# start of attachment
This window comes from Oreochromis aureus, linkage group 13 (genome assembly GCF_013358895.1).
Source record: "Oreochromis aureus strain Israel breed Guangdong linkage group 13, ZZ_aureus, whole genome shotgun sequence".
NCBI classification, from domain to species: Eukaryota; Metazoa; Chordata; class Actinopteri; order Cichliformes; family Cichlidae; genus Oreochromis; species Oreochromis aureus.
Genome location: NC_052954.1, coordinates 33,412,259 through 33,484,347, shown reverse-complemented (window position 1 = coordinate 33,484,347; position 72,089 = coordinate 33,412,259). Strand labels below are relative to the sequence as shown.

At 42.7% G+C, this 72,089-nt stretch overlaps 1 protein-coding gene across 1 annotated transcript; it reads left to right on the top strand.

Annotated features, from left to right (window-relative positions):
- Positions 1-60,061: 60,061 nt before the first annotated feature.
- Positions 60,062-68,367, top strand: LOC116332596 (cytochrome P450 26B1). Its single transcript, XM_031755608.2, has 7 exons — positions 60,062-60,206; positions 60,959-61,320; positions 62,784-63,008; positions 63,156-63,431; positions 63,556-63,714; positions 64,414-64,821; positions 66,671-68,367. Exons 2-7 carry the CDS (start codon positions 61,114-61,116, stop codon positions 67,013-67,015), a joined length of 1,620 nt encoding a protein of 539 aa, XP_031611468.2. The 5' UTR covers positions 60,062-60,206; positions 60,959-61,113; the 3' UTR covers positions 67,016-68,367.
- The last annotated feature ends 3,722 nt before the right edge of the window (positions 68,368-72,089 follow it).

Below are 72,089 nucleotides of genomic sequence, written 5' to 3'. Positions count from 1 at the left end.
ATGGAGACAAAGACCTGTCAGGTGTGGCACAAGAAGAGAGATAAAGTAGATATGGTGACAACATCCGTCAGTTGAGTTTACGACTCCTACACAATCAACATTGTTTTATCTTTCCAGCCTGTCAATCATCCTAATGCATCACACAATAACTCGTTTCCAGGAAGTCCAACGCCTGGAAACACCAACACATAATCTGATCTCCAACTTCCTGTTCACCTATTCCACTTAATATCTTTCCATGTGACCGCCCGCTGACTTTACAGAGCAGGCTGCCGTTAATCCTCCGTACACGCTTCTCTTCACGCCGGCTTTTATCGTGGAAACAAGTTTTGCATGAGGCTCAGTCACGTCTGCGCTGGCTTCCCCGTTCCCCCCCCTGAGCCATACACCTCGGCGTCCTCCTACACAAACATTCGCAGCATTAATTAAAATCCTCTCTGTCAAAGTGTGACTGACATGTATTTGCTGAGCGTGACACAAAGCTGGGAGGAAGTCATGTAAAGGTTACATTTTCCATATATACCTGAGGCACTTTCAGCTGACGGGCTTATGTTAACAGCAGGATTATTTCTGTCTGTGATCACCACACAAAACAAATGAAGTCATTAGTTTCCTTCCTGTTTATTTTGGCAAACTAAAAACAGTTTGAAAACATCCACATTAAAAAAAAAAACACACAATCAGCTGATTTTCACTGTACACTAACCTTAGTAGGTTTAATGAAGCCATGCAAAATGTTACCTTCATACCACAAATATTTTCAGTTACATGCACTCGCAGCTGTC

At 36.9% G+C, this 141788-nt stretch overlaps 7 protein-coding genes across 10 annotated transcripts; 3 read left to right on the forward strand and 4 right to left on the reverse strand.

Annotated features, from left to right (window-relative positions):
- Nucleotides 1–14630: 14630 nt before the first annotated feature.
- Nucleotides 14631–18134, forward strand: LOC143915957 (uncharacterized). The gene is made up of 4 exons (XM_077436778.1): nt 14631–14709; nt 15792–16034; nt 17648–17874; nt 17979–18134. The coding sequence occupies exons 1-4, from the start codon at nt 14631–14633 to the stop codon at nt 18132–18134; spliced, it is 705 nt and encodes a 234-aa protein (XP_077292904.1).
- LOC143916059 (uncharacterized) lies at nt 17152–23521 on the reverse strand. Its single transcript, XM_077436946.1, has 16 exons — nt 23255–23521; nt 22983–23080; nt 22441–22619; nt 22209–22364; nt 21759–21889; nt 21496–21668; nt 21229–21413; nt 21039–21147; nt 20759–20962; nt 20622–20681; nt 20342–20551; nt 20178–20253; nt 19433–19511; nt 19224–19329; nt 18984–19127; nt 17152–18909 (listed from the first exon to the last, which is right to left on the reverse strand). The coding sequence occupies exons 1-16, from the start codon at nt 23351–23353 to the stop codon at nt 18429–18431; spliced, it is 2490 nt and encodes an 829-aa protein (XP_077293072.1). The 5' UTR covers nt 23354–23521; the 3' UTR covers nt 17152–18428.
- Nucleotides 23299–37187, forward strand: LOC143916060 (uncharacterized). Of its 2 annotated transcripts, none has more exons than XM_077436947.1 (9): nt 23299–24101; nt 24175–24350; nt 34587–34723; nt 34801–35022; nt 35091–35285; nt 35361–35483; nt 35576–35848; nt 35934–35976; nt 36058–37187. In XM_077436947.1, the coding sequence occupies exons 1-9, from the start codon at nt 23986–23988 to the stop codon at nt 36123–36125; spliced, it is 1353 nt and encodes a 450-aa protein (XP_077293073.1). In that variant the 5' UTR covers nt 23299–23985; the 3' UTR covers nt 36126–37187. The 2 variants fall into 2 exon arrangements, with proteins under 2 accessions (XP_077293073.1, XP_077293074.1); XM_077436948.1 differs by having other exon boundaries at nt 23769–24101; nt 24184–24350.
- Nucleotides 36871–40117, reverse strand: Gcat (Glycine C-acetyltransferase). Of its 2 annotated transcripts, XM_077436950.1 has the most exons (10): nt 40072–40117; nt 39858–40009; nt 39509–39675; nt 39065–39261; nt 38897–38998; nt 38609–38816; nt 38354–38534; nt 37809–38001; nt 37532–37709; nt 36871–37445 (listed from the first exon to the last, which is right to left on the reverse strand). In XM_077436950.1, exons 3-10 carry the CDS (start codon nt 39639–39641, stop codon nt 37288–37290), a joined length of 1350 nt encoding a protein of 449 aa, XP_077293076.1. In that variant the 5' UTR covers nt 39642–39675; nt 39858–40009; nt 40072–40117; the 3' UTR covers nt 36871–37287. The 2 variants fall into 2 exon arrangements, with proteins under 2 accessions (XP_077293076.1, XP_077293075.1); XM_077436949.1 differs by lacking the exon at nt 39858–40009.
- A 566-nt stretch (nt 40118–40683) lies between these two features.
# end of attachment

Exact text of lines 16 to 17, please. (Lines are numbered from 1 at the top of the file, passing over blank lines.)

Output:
- LOC143916059 (uncharacterized) lies at nt 17152–23521 on the reverse strand. Its single transcript, XM_077436946.1, has 16 exons — nt 23255–23521; nt 22983–23080; nt 22441–22619; nt 22209–22364; nt 21759–21889; nt 21496–21668; nt 21229–21413; nt 21039–21147; nt 20759–20962; nt 20622–20681; nt 20342–20551; nt 20178–20253; nt 19433–19511; nt 19224–19329; nt 18984–19127; nt 17152–18909 (listed from the first exon to the last, which is right to left on the reverse strand). The coding sequence occupies exons 1-16, from the start codon at nt 23351–23353 to the stop codon at nt 18429–18431; spliced, it is 2490 nt and encodes an 829-aa protein (XP_077293072.1). The 5' UTR covers nt 23354–23521; the 3' UTR covers nt 17152–18428.
- Nucleotides 23299–37187, forward strand: LOC143916060 (uncharacterized). Of its 2 annotated transcripts, none has more exons than XM_077436947.1 (9): nt 23299–24101; nt 24175–24350; nt 34587–34723; nt 34801–35022; nt 35091–35285; nt 35361–35483; nt 35576–35848; nt 35934–35976; nt 36058–37187. In XM_077436947.1, the coding sequence occupies exons 1-9, from the start codon at nt 23986–23988 to the stop codon at nt 36123–36125; spliced, it is 1353 nt and encodes a 450-aa protein (XP_077293073.1). In that variant the 5' UTR covers nt 23299–23985; the 3' UTR covers nt 36126–37187. The 2 variants fall into 2 exon arrangements, with proteins under 2 accessions (XP_077293073.1, XP_077293074.1); XM_077436948.1 differs by having other exon boundaries at nt 23769–24101; nt 24184–24350.